The European Union has adopted various new rules for emergency situations relating to public health.  These new measures build on the experience gained from the COVID-19 pandemic and give new powers to the European Commission, in close cooperation with the Member States. 

The new rules create a complex public health crisis management system.  Measures that may be adopted under this system can be far-reaching.  They include supply chain monitoring, information requests, and sometimes direct intervention of authorities in production and distribution of critical products.  The primary aim of the new rules is to ensure availability and supply of these critical products in times of crises.

This blog briefly discusses the impact of the health emergency measures on medical devices.

Background

Based on the experience with the past pandemic, the EU has adopted several regulations aimed at tackling future public health emergencies, namely:

  • Regulation (EU) 2022/123 on a reinforced role for the European Medicines Agency (“EMA”) in crisis preparedness and management for medicinal products and medical devices (“Regulation 2022/123”).
  • Regulation (EU) 2022/2371 on serious cross-border threats to health (“Regulation 2022/2371”).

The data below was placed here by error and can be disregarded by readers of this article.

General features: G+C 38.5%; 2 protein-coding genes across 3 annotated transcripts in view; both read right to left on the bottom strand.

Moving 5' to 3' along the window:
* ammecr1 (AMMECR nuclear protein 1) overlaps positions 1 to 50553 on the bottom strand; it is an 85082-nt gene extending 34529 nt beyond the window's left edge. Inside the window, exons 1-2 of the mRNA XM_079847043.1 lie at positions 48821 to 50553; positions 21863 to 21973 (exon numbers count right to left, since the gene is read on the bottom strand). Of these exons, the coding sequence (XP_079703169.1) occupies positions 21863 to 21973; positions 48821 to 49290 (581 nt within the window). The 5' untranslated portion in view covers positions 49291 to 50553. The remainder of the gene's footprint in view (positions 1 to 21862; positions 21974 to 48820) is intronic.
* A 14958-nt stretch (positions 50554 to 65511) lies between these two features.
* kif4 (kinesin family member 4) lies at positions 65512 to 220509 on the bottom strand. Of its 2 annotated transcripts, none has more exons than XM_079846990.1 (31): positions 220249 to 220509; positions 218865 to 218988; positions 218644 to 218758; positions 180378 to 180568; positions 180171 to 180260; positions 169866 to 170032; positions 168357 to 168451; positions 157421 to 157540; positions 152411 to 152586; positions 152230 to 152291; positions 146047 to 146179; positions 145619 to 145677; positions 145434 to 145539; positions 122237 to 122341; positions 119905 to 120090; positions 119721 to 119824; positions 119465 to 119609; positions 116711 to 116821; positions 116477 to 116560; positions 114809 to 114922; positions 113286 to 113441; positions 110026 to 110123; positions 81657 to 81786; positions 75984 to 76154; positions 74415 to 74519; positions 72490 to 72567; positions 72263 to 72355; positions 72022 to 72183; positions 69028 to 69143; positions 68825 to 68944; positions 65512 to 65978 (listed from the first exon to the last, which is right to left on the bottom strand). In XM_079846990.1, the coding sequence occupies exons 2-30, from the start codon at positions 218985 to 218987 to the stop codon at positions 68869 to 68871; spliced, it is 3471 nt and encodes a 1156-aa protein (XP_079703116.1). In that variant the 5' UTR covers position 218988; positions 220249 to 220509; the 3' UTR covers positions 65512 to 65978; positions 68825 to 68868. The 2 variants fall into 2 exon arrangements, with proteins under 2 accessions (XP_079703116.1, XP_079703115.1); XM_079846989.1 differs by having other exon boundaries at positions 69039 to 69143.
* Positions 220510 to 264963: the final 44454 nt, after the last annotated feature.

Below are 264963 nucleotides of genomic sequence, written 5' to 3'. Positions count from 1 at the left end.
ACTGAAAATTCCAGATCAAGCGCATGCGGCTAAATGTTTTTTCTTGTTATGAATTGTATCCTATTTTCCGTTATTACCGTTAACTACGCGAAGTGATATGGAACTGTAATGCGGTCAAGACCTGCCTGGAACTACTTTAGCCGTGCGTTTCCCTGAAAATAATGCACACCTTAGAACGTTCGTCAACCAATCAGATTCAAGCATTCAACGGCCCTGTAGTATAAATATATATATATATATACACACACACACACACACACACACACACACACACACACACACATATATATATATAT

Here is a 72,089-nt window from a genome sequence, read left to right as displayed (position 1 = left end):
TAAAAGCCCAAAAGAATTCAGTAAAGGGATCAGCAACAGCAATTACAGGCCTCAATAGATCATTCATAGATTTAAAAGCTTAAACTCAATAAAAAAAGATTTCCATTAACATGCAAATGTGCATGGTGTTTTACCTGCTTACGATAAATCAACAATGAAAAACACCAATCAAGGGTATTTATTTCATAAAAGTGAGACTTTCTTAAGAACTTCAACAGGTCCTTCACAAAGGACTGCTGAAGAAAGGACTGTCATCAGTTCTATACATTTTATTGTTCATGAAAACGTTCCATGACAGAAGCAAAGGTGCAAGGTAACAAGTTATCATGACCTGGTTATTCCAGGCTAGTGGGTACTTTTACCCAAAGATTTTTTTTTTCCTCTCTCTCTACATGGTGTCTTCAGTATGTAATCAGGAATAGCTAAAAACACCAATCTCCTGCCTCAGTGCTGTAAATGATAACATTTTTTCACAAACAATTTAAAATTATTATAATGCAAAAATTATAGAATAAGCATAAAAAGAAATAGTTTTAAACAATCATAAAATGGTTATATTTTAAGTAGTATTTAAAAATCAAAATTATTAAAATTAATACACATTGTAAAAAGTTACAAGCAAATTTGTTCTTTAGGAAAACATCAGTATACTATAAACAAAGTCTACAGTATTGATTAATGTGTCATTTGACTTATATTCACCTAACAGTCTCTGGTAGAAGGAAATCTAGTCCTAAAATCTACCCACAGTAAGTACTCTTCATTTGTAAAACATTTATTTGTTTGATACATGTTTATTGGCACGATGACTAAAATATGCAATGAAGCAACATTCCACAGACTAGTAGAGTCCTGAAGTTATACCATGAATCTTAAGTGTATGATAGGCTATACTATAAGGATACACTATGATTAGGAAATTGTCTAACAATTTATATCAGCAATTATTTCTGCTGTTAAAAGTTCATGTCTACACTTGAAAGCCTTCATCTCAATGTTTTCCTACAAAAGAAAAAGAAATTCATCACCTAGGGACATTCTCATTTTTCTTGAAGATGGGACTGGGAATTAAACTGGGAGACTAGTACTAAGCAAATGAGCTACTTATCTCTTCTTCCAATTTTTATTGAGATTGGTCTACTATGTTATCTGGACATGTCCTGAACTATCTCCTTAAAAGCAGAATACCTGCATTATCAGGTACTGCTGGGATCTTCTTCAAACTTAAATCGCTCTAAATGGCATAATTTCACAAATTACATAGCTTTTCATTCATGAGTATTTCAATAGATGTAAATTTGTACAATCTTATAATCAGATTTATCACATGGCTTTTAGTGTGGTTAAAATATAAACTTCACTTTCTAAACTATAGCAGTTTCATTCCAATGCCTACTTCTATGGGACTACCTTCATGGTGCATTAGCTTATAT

• Council Regulation (EU) 2022/2372 on a framework of measures for ensuring the supply of crisis-relevant medical countermeasures in the event of a public health emergency at Union level (“Regulation 2022/2372”).

The Commission has also published a proposal for a Regulation on compulsory licensing for crisis management, which is currently going through the EU legislative procedure.  The Commission proposal for a Single Market Emergency Instrument, which does not relate specifically to health but indirectly impacts medical devices, is also going through the EU legislative process (see our blog on this topic here).

Impact of each Regulation on Medical Devices

a. Regulation on Reinforced Role for EMA

Regulation 2022/123 provides a framework for managing the impact of public health emergencies and major events, and assigns new tasks to the EMA, including monitoring, preventing and reporting shortages of medicines and medical devices.  The Regulation became applicable on 1 March 2022 for medicines and on 2 February 2023 for shortages of critical medical devices.  In respect of the latter, the Regulation established within the EMA the Executive Steering Group on Shortages of Medical Devices (“MDSSG”) to coordinate urgent actions within the Union in relation to the management of supply of critical medical devices and in vitro diagnostic medical devices in the case of a public health emergency. 

Following the recognition of a public health emergency, Regulation 2022/123 sets out certain measures that will impact medical devices: